Interesting fact! Since pangolins are solitary animals, they must find each other by scent trails. The male, instead of looking for the female, marks his location with urine and feces, and the females look for them.
When competing for a female, contenders use the tail like a mace to compete for the opportunity to mate. The gestation period lasts from four to five months, with the exception of the Philippine lizards, in which the gestation of the fetus lasts only two months.
A baby pangolin is born with a length of approximately 15 cm and a weight of 80 to 450 g. At birth, its eyes are open, and the scaly covering of the body is soft. After a few days, they harden and darken, similar to adult lizards. Mothers protect their babies by wrapping them up with their coiled bodies and, like all mammals, feed them with milk that resides in a single pair of mammary glands.
Cubs depend on their mother until they are three or four months old . A month after birth, they leave the burrow for the first time and begin to feed on termites. During these exits, the children remain very close to the mother (in some cases, they cling to the tail, climbing higher along it). This helps the baby, in case of danger, quickly hide under the mother when she curls up and protect herself. At the age of two, children become sexually mature and are left by their mother.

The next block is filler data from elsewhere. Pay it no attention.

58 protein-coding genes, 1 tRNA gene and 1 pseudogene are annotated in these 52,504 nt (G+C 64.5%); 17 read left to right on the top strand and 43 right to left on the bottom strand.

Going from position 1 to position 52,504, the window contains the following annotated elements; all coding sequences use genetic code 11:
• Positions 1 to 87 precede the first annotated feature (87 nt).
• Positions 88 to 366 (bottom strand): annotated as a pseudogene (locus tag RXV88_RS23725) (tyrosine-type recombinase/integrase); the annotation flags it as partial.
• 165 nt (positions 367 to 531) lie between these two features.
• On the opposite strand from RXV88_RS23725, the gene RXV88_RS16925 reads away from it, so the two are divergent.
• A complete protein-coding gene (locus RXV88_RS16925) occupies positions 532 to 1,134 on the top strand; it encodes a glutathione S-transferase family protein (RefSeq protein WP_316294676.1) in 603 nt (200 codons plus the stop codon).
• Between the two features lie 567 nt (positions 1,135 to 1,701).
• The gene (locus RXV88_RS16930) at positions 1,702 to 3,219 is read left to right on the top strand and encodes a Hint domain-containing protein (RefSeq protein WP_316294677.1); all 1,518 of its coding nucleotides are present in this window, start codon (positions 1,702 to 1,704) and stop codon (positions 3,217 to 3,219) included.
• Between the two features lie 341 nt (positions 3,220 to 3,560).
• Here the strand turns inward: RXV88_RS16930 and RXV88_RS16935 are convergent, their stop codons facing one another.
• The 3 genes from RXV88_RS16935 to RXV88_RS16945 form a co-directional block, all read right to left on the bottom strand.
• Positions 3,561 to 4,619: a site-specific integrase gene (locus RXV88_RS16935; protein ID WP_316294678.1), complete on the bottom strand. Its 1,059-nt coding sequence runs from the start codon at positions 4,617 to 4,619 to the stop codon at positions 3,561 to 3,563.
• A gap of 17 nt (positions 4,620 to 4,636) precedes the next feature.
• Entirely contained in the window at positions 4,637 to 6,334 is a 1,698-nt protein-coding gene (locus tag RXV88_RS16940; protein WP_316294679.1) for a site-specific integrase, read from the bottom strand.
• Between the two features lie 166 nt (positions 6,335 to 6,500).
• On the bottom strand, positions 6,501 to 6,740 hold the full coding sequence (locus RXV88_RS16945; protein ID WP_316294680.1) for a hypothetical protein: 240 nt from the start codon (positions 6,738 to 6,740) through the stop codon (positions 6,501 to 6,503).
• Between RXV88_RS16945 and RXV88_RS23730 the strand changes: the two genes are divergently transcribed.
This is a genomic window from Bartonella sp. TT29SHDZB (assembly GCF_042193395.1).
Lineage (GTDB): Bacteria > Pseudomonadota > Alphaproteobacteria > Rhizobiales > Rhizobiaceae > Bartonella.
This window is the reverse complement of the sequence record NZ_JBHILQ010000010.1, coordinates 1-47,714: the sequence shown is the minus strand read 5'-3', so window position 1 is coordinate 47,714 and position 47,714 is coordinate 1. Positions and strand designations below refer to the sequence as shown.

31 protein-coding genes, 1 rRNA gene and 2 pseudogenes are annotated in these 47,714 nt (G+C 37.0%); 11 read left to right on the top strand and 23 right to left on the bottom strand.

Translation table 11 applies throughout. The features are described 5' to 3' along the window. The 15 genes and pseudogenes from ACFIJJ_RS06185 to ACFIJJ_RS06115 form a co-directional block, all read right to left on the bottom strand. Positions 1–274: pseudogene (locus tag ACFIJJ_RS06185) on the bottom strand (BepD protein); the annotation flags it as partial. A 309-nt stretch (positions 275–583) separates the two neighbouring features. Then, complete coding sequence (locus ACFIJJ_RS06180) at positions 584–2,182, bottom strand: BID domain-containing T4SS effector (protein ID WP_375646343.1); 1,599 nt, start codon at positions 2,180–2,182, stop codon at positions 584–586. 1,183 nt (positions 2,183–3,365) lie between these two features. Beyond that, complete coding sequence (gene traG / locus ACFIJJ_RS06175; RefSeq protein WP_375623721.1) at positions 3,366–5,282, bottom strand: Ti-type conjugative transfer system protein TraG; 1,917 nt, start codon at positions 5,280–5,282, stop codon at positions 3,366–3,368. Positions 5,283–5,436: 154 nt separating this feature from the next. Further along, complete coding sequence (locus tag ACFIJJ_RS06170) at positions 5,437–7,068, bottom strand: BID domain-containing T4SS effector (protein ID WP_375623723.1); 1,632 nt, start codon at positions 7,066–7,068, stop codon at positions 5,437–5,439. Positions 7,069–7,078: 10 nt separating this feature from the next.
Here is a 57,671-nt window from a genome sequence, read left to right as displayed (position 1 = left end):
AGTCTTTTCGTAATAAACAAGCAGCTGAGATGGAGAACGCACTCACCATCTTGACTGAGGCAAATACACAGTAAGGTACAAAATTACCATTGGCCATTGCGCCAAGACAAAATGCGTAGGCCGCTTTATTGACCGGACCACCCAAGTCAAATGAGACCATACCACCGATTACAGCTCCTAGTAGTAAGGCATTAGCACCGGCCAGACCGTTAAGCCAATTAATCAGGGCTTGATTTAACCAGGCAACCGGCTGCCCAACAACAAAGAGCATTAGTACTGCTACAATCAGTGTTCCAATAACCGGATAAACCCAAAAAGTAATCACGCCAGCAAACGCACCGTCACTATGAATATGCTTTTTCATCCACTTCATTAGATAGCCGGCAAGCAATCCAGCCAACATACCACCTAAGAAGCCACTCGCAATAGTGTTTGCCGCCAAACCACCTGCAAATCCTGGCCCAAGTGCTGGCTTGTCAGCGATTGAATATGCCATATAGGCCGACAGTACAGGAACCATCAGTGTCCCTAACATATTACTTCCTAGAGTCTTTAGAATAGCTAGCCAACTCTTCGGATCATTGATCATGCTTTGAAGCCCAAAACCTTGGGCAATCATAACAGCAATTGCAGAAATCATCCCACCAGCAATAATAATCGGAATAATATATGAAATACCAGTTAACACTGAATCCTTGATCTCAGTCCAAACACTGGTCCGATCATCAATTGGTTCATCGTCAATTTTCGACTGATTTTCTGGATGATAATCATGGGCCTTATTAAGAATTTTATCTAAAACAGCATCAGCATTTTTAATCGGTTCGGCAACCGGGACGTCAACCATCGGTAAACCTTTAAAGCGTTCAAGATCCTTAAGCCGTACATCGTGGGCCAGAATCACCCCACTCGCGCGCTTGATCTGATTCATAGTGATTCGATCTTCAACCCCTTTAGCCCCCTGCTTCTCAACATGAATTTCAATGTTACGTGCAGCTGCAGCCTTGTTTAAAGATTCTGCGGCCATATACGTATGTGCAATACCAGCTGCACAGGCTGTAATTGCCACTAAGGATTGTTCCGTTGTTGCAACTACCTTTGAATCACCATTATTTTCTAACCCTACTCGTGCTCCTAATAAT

Natural enemies of pangolins
When pangolins feel threatened, they may curl up into a ball to protect themselves. Sharp-edged scales act like armor during this time, protecting exposed skin and warding off predators. Once they have rolled up into a ball, they are very difficult to unfold.
Cooled into a ball, they can travel up slopes, traveling 30m in 10 seconds. Pangolins can also spray potential predators with a strong, foul-smelling liquid.
Interesting fact! Pangolins secrete a poisonous-smelling chemical from glands near the anus that strongly resembles skunk spray.
In addition to humans, the main predators of pangolins are:
The main threat to the pangolin is man. In Africa, pangolins are hunted for food. It is one of the most popular types of wild meat. Pangolins are also in demand in China because the meat is considered a delicacy, and the Chinese (like some Africans) believe that pangolin scales reduce inflammation, improve circulation, and help lactating women produce milk.